However, I do realise several teenagers I interviewed were very uncomfortable with the questions I posed. And I’m now sorry about what I put them through.

The problem is that as a bishop you have no way of knowing whether a young person understands what living the law of chastity actually means in a very practical sense, unless you ask them. If they are too embarrassed to say, then as a bishop you feel obliged to probe further with more questions.

I was trained to increase the feelings of guilt by my Stake President.

As a bishop I was trained to ‘help members repent fully by encouraging their sincere contrition & humility using carefully selected scriptures which increased their feeling of guilt & shame. This included verses from the story of Alma the Younger’s repentance story in the Book of Mormon during his visit from an angel.

As well as using lots of pregnant pauses where I would just sit with the repenting member in silence to help their self-introspection & encourage confession of sins. We were taught to stay silent for long periods of time, as long as 15 minutes if necessary, to increase the emotional pressure on the member to confess.

Of course, after confession I would show forth an increase in understanding & compassion towards the individual on behalf of God & the Church. The members were nearly always so grateful for my expressions of support & empathy.

I regret my involvement in this totally manipulative process now & see out as a massive form of mind-control.

This is partly what drives me as I try to undo the harm I did as a bishop in this process.

Of course now I understand things very differently and do not consider the Church should be prying into our teenagers, or adults, intimate personal affairs at all.

Asking young women (as young as 12 years of age) what they understand about the Law of Chastity is not appropriate in my mind. Asking them whether they stimulated themselves sexually is completely wrong too, but that is what I did. I believed I needed to help the teenagers be pure and clean and worthy to enter the Temple.

Asking young men whether they looked at pornography and if they did getting them to text me every day to report is again very wrong. But this is what we did.

The power of discernment’ played a very big role in my thoughts. At that time I thought I knew (I knew I knew) the innermost thoughts and intentions of those I interviewed.

I wasn’t taught to ‘pretend’. But I was taught in very strong terms to ‘know’ by the power of God the honesty and intentions of those I interviewed.

There really isn’t a whole lot of training for Bishops in interviewing techniques. Lots of strong reinforcement of the belief that Bishops are powerfully directed by God Himself. No-one can, nor should, question or criticize the Bishop except the Stake President. Bishops really do believe they are infallibly guided by God!

I had the audacity as a newly called bishop to ask if we were going to be trained in interview and counseling techniques during a bi-monthly Bishops training meeting. I received stern rebuke by my fellow Bishops who quickly asserted they had the power of God and the Power of Discernment to guide them and I was showing a complete lack of faith to even suggest we needed any training.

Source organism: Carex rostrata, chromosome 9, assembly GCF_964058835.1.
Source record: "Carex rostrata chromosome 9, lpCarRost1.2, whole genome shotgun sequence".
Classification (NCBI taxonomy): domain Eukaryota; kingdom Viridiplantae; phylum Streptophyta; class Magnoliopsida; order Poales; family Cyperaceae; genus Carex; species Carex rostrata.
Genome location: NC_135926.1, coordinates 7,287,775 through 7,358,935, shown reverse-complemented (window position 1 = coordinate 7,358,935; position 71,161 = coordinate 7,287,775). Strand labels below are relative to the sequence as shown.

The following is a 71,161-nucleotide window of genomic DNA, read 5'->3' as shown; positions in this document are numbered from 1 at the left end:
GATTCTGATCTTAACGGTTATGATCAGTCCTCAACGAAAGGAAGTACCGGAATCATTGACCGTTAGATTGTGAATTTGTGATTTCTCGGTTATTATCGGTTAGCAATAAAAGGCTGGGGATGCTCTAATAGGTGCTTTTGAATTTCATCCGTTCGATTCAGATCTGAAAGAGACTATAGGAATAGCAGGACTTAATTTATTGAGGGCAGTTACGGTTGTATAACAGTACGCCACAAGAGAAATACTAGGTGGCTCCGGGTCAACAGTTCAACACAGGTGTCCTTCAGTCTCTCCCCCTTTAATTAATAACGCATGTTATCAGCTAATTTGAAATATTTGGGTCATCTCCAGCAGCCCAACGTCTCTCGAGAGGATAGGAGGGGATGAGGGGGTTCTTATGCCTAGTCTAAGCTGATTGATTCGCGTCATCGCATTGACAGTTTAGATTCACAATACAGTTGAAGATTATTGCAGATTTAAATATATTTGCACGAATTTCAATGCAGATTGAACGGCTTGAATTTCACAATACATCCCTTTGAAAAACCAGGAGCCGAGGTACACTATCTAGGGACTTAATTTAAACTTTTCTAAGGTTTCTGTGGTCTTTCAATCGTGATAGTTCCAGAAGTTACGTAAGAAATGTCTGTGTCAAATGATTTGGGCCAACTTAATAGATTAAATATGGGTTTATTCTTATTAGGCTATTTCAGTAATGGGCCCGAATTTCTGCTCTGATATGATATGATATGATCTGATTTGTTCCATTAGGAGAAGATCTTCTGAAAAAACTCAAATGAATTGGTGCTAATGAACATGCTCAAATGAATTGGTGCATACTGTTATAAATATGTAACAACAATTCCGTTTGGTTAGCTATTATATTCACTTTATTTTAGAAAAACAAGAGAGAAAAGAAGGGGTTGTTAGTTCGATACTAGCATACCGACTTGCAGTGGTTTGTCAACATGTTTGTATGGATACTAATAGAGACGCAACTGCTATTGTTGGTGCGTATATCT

The Stake President did organise an hour of training by a counsellor from LDS Family Services which frankly was very underwhelming.

I did receive one-on-one training by the Stake President in how to humble members in interview situations to get them to confess to sins.

After a few years as Bishop we were told in a priesthood leadership meeting that no bishop should ask any deeply intimate questions involving sexual activity. The Stake President implied that if anyone had been involved in such questioning they were in gross error and it was the sole responsibility of the Bishop and not the responsibility or fault of the Church.

But we only heard this around 2009. At the time I wondered if someone had tried suing the Church for such behaviour. And obviously the Church was trying to place the blame solely with the individual Bishops.

Of course the poor Bishops are really left to their devices and with all the kooky authority they think they have it’s a dangerous situation.

In reality they are untrained and in the vast majority of cases completely out of their depth!

Most Bishops mean well, but feel obliged to push the members with probing questions in order to help the member purge their souls. We are taught we are Judges in Israel and as such are the gamekeepers to eternal blessings. We are taught that no unclean thing can enter the kingdom of God or the Temple of the Lord. So see our roles as catalysts for repentance, and assistants to the members in their path toward forgiveness.

Church disciplinary procedures are seen as assisting members in their repentance process by humbling the members, if necessary by removing privileges which have publicly visible consequences, like stopping members from saying prayers in meetings and stopping them partaking of the sacrament.

Helping members repent by public humiliation is seen as more important than respect of the individuals right to privacy.

After all we should all have “a contrite heart and a broken spirit!!!

” Shouldn’t we????!

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3 Responses to Inappropriately Intimate Worthiness Interviews of Children

  1. David Paul Young says:

    Steve, I do not think you should beat yourself over the head too much about the wrong things you did as bishop. You were, after all, following orders which you believed at the time were divinely inspired. You did, however, do the unthinkable and question those orders and once you realised they were wrong you demonstrated your own personal integrity by refusing to obey and leaving! That took an awful lot of doing and you were fortunate to have a good wife who joined you on that journey.

  2. thesseli says:

    Reblogged this on Thesseli and commented:
    This sounds like a cult.